Even if there is inadequate time to get a certified appraisal, it might be feasible to have a local real estate agent provide a comparative market analysis so that you have an idea of how large the taxable gift might be. You can then follow up with a formal appraisal after consummating the gift. After Dec. 31, an agreement between the co-owners of the property can be created. The property could even be transferred to a limited liability company or limited partnership next year.
If it is impossible to value an asset before the end of the year, a client might be willing to have an estimate completed quickly and make a gift transfer subject to a "valuation adjustment clause." Under this tax-planning strategy, the documents transferring ownership of the asset can include formulaic language that effectively caps the value of the assets being transferred.
If a client intends to transfer an interest in a family limited partnership worth no more than $2 million, the gift documents might state that. If the value of the partnership interests is later determined in an IRS audit to be higher, then the percentage transferred will be limited to the percentage that does not exceed $2 million.
If the client obtains a preliminary appraisal or comparative market analysis to set the value for the formula and follows up with a formal certified appraisal, this approach may provide some protection from inadvertently triggering a large gift tax.
For a client who is reluctant to make a large gift out of the limited resources he has in hand, why not gift something that's not in his hands? "For surviving spouses who are beneficiaries of the typical marital [Qualified Terminable Interest Property] trust, they should consider giving away all of their income interest in that trust," recommends Robert Keebler, a CPA in Green Bay, Wis. All this should require is for the surviving spouse to sign an appropriate disclaimer and deliver it to the trustee.
If your client has made intrafamily loans, consider suggesting he or she forgive the loan. That can constitute a quick means of completing a valuable gift without requiring further transfers or new accounts. The client might simply write "Forgiven" or "Canceled" across the face of the note and execute a notarized formal termination or cancellation agreement.
Some wealthy clients waiting until the last minute may be advanced in age or facing health challenges that might make their competency questionable. In order to make a gift transfer, the client will probably need to have contractual capacity - sufficient competency to enable the client to execute a contract under state law. This is a higher degree of competency than that required to execute a will, which is called testamentary capacity. The determination of competency is a decision for lawyers to make.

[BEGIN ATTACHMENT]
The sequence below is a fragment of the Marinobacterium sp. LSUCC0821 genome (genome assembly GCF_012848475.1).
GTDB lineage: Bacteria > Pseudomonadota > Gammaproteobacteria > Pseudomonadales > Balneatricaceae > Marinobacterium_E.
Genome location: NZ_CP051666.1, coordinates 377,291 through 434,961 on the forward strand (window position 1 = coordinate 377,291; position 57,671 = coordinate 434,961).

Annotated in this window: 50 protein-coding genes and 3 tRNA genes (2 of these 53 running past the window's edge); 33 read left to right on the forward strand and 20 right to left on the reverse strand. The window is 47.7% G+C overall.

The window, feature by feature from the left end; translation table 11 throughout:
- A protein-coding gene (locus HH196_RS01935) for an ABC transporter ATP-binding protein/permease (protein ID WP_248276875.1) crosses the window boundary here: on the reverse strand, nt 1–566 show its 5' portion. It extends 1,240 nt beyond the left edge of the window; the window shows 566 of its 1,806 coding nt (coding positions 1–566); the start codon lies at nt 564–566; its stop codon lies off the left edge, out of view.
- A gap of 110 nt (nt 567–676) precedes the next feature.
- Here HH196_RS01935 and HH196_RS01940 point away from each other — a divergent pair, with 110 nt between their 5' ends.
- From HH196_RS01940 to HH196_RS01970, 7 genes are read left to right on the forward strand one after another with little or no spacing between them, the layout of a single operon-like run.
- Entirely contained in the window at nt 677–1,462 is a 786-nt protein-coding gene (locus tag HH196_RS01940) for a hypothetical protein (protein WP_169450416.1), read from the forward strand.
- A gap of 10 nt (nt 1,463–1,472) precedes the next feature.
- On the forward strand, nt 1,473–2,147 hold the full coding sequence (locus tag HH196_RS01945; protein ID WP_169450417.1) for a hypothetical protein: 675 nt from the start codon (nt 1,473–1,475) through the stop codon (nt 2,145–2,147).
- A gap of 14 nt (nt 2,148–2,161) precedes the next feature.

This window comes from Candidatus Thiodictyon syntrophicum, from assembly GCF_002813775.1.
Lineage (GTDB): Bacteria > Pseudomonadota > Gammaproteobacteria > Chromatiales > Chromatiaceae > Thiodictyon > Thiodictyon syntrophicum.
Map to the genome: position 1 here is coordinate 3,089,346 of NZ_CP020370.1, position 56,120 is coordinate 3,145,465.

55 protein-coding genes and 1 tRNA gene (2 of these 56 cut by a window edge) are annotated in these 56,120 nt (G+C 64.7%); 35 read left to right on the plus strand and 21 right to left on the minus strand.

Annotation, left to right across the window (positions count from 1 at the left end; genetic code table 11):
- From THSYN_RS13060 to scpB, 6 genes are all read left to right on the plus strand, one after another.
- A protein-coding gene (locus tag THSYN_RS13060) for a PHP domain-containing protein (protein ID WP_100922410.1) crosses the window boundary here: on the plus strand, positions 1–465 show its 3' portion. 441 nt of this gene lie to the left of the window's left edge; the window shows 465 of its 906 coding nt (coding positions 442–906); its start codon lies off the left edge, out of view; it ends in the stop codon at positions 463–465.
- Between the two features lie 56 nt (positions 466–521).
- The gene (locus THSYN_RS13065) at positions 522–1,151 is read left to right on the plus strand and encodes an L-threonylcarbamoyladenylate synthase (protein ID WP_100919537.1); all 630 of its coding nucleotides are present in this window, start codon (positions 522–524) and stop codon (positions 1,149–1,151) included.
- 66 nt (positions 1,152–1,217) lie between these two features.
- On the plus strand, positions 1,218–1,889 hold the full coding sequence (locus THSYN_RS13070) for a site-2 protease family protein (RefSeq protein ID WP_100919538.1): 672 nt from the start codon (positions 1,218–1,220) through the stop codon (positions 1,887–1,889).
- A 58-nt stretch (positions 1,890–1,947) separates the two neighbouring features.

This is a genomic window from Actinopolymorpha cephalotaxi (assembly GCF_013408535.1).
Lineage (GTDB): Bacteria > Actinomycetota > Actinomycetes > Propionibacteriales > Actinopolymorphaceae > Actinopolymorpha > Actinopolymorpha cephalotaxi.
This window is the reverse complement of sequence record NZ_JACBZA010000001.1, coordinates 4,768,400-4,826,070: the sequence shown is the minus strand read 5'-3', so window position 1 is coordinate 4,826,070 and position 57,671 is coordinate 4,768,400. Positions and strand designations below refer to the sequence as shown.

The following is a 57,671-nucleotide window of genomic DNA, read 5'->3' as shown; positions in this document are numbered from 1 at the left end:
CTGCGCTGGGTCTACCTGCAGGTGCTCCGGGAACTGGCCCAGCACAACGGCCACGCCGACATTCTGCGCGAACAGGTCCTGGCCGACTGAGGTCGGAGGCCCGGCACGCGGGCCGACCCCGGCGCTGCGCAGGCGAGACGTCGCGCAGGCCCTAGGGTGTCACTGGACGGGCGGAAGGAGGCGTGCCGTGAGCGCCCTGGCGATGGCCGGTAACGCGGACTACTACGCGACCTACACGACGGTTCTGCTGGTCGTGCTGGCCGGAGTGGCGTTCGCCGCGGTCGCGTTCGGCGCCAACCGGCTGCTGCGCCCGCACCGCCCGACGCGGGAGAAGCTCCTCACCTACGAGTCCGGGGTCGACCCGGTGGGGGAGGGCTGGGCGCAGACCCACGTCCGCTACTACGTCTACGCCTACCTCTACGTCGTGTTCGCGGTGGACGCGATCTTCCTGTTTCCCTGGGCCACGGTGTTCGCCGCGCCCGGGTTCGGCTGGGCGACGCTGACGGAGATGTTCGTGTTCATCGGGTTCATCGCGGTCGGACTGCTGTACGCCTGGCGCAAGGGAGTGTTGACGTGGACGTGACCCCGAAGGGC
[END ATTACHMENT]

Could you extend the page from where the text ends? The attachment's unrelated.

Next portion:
Consider the example of an elderly client in the early stages of Alzheimer's disease. Her daughter is her caregiver and has been a source of help for decades. Her son is a ne'er-do-well who limits his contact to calls on her birthday and the holidays.
The client wants to make a large gift to her daughter and a smaller gift to her son. If the Alzheimer's has progressed to the point where she could not consummate a gift transfer, the IRS would have a strong position to unravel the gift and include the assets in her estate in a future year, when the laws may be less favorable. If there is an issue of competency, the son may well challenge the gift as invalid so he might inherit under a will that bequeathed assets equally. If the son loses that argument, he may argue undue influence by his sister. If the gift is planned and coordinated by a financial planner without the involvement of counsel, it may trigger tax, family and malpractice issues.
For some clients, year-end gifts will have to be made under durable powers of attorney if the client doesn't have sufficient competency. This will require a careful review. Keep in mind that some states, such as New York, have strict rules relating to gift giving by an attorney-in-fact. The only recourse might be to appoint a guardian of the property and have the court approve an estate plan. But that may take more time than is available.
In some cases, a property owner's revocable trust will permit the trustee to make gifts of the trust assets. Estate planner Jonathan Blattmachr, a principal of Eagle River Advisors in Chicago and New York, recommends that clients take action now. Such action includes revising their revocable trust or executing a power-of-attorney with broad gift- giving powers, including the power to create trusts so that year-end estate planning steps can be implemented later this year.
Contrary to what many might think, it may actually be a relatively quick task to create a sophisticated new trust. This may require no more time then revising the operating documents of a family business or family limited partnership used in a gift or modifying an existing irrevocable trust.
"Several drafting programs permit the creation of basic dynasty trusts in short order - and many of these trusts can contain their own revision provisions, which can be used at a later time to modify the irrevocable trust when there is more time to determine what approaches are preferred," Blattmachr suggests.
Martin M. Shenkman, CPA, PFS, J.D., is a Financial Planning contributing writer and an estate planner in Paramus, N.J. He runs laweasy.com, a free legal website.